read this handout carefully.
word or two about how I've graded your essays (and what you should do
with them now):
I grade by the standards I distributed earlier, not according to a curve.
(That means I will happily give out all A's to a class of exceptional
writers and thinkers. It has happened!) Please review that standards sheet.
Pay particular attention to the errors listed at the end of this sheet.
These are considered to be serious errors and lower your grade dramatically.
I read each essay twice at separate sittings in order to be accurate and
When you get your essay back, don't just look at the grade. Re-read your
essay (most of us can't remember exactly what we wrote a week earlier).
Think about how you'd revise the essay in light of my comments and your
peer editor's comments. Study your errors in your grammar/punctuation
handbook so you won't repeat them.
I use abbreviations and symbols in marking errors and commenting on the
essays. If you don't understand an abbreviation or can't read my handwriting,
ask me to explain. I hold you responsible for learning the material I
mark. Usually, when you make the same error over and over again in the
essay, I mark it only the first time. It is up to you to find and correct
the subsequent errors.
Don't take my queries, suggestions, or revisions personally. Often I play
devil's advocate in order to alert you to diverse readers' potential reactions.
This is my role as your professor; don't mistake my challenges or quibbling
as personal criticism. Remember that while I may occasionally be blunt,
I am wholly supportive of you. I want you to learn and to succeed. Let
me know if you have a problem with my comments.
are some guidelines that should help you make an informed decision.
In order to reward you for substantial revision, I grade the revised essay
and average that grade with the original grade. This new grade is the
score that counts in your final average for the course. In general, the
students who benefit most from revision are those who need to work on
writing problems. I have seen hard working students bring up their grade
by 10 points (a full letter grade) for a net gain of half a letter gain.
Both in terms of improving your writing and improving your grade, revising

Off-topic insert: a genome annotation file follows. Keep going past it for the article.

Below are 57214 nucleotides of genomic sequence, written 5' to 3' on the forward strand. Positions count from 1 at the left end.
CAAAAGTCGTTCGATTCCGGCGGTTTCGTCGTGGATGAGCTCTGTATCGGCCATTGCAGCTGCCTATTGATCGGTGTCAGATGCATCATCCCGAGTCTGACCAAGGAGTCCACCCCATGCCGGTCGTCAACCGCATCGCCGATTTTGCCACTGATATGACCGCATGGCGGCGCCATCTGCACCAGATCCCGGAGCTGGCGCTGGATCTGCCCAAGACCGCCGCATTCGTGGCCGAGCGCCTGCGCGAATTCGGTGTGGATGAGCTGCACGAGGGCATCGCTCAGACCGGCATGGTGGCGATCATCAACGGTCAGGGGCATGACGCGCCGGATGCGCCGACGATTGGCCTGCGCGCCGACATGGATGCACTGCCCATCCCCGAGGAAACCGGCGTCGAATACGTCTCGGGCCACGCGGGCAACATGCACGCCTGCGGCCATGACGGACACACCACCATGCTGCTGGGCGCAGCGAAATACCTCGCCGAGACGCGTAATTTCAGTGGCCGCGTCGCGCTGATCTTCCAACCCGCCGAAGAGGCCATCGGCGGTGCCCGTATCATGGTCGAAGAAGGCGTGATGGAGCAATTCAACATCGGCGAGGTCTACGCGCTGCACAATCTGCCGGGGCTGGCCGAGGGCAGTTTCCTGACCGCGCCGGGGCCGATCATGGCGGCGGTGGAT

Your grade on the revised essay is based on how well you address the problems
or issues raised in my comments on the original essay. If there are suggestions
I've made that you don't understand, make an appointment to see me before
you begin revising. You don't want to spend a lot of time revising only
to find out you misunderstood suggestions.
My advice to you about revising is that you should start with the "big
issues" first. If, for example, I've commented that your essay doesn't
have a clear purpose, begin revising by tackling that problem which will
affect the entire essay rather than by tinkering with your opening sentence.
Don't make changes for the sake of making changes. Know why you're making
a change and what effect you're trying to achieve. Then move on to eliminating
specific problems such as improving your introduction if I've suggested
that or creating a transition between two paragraphs, etc. Work on problems
in your style or on improving your prose style. Finally, correct all errors.
There is a difference between revising and correcting. You must correct
all errors of grammar, punctuation, spelling, etc. from the original essay.
However, you will not receive any additional credit simply for correcting
errors. Those were errors that should not have appeared in the original,
so you receive no revising credit for correcting those mistakes. I will
tell you when the revised essay is due (usually a week after I have returned
the original graded essay). When you turn in the revised essay, attach
the graded original to the revision so that I can compare the two. I will
not grade any revision that is not accompanied by the graded original.
It is impossible for me to write comments on a revised essay. Be assured
that I read and evaluate the essay just as carefully as I do the marked
Please review the additional guidelines regarding late work, plagiarism,
etc. covered in the first-day syllabus.